Walking out of Grand Central Station, New Yorkers pass a Hyatt and a Kenneth Cole. The Hyatt is full of tourists. The Kenneth Cole storefront declares, “You’re on a video camera over twenty times a day. Are you dressed for it?”
We’d better be. Those creepy-eyed, ceiling-mounted black domes are ubiquitous in drug stores, retail outlets, and everywhere else. ATMs are outfitted with cameras, as are most major buildings and even some streetlights (although this last is more likely in London than here). Our actions are tracked in a thousand other ways on a daily basis: phone calls are monitored to ensure “quality”; Radio Frequency Identification tracks product placement, sales, and even post-sale usage; and if you buy your New York MetroCard with a credit card, the MTA knows exactly when and where you’ve gotten on the train.
Go online and surveillance increases. Amazon knows every book ever purchased by every customer, Apple tracks music libraries against iTunes accounts, and no one quite knows what Google plans to do with the enormous backlog of contextual terms collected from users’ Gmail accounts.
Once this kind of information-gathering becomes a fact of life, it makes sense to make light of it in an ad. It also becomes easier for the government to justify its own surveillance. Perhaps this is why the New York Times’s revelation that the NSA, with President Bush’s authorization, has been conducting broad data-mining and wiretapping of American citizens since 2002 has made such a shallow impression on that same American public.
Of course, voices have been raised in opposition: The Times ran several articles suggesting the President’s authorization was illegal, and the New York Review of Books went further, publishing an open letter from Ronald Dworkin, David Cole, and sixteen other legal scholars detailing in specific and complicated terms the ways in which President Bush has overstepped his authority. Arlen Specter called for Congressional hearings, and Democrats eagerly pointed to a poll showing that 88% of Americans say they are concerned by the NSA surveillance. Nat Hentoff declared that President Bush has been”pillaging of the bill of rights.”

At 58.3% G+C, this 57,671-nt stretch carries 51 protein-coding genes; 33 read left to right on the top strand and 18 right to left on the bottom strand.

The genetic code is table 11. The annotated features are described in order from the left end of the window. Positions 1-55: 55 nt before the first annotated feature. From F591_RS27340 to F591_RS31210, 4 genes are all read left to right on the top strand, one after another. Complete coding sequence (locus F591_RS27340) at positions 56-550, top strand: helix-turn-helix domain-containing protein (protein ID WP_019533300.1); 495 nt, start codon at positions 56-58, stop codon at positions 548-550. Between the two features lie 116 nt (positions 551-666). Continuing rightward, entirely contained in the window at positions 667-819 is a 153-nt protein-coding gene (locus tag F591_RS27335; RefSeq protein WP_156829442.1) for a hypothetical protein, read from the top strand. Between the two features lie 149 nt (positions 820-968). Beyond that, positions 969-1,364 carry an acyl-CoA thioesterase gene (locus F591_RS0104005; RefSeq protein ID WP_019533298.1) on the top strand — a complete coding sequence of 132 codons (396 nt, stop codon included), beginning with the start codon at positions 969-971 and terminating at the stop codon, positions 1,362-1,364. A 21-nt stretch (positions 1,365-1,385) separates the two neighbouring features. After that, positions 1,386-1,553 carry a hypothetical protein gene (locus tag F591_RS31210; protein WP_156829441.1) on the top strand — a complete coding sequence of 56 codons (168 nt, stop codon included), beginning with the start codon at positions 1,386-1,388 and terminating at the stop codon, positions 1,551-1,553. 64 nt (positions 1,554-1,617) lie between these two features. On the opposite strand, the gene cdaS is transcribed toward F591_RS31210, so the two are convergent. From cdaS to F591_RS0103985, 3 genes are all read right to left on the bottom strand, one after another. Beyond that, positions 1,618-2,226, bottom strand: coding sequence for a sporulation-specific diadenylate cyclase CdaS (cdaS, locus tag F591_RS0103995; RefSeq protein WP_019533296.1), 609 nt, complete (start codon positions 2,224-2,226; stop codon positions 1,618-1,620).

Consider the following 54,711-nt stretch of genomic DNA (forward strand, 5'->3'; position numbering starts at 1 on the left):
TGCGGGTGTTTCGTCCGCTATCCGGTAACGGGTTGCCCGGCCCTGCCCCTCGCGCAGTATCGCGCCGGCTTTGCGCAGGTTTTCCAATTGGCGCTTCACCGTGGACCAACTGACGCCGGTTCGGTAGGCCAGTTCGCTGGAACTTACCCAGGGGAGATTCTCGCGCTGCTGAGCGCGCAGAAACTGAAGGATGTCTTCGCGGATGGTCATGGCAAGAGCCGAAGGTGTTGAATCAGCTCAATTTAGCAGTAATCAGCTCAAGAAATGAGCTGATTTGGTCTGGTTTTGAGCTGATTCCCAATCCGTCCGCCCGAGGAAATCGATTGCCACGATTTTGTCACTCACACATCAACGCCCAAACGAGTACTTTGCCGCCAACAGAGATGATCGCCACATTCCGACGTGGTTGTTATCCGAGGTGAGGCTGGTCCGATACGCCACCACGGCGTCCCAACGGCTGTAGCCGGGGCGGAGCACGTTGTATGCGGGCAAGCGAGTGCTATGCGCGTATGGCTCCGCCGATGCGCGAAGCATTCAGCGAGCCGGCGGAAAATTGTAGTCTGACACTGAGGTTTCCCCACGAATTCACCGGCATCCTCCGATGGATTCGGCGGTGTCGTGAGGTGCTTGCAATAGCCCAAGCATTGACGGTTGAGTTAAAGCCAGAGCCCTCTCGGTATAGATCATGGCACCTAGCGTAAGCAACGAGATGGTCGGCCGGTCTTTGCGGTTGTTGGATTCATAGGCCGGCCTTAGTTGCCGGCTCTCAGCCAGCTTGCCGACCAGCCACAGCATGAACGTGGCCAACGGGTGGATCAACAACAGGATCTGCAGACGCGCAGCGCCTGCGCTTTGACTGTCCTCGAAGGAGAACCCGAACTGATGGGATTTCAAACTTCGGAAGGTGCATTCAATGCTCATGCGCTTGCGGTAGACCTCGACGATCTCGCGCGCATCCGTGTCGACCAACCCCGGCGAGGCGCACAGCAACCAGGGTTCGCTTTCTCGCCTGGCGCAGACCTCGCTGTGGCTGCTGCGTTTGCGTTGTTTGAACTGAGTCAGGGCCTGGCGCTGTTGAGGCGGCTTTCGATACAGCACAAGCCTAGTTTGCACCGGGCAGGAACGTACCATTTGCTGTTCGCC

Compared to the outcry against domestic surveillance in the 1970s, though, public reaction has been sedate. Little being said today can compare to Senator Frank Church’s characterization of domestic wiretapping as “the capacity … to make tyranny total in America.”The backlash against “the abyss from which there is no return” hurt the Nixon Administration, the NSA and the FBI. There’s hardly anyone who would consider defending J. Edgar Hoover’s reputation; even Robert Novak has called him a”rogue and a lawbreaker.” These days, there’s more deference: witness the Times,for reasons no one seems able to explain or understand, sitting on the story for over a year.
Part of the reason for the tepid public response may be that the situation seemed unsurprising, even inevitable—we’ve had enough everyday experience of being watched to assume that it’s always happening. Politicians may still get worked up about it, but marketers know that we don’t much mind. Businesses are advised in the Los Angeles Times that tracking customers isn’t a problem: “As long as nobody uses that information against [consumers], they don’t have any problem as long as it makes the experience better.” And if corporations can collect previously private information to make our experience better, why can’t the federal government do the same? Although a majority of Americans are concerned about the NSA’s wiretapping, they’re mostly concerned about the possibility of abuse;another poll shows that fifty-eight percent support the wiretapping, as long as its use is restricted to suspected terrorists—i.e., “as long as nobody uses that information against them.”
This is the psychological reality exploited by the Bush Administration. When defenders rationalize the program, they generally start off with some legal obfuscation,and then make a quick pivot: the NSA program is necessary for national security; saving lives is worth the cost of curtailing civil liberties; and after all the government is only looking for terrorists. There may be costs involved, but the net social benefit is positive. Wiretapping is good for everybody.
In other words, good citizens want to be watched, because this means the terrorists are being watched. Richard Posner told the Washington Post’s online audience that having the NSA listen in on their phones shouldn’t necessarily be a cause for concern:
Are you worried about having a conversation of yours (say this conversation) recorded in a government database? Suppose that unbeknownst to you your neighbor is a terrorist,and you happen to mention his name in the conversation. A government computer picks up the name and learning from your conversation where he lives, arrests him. Would such an episode bother you? If so, why?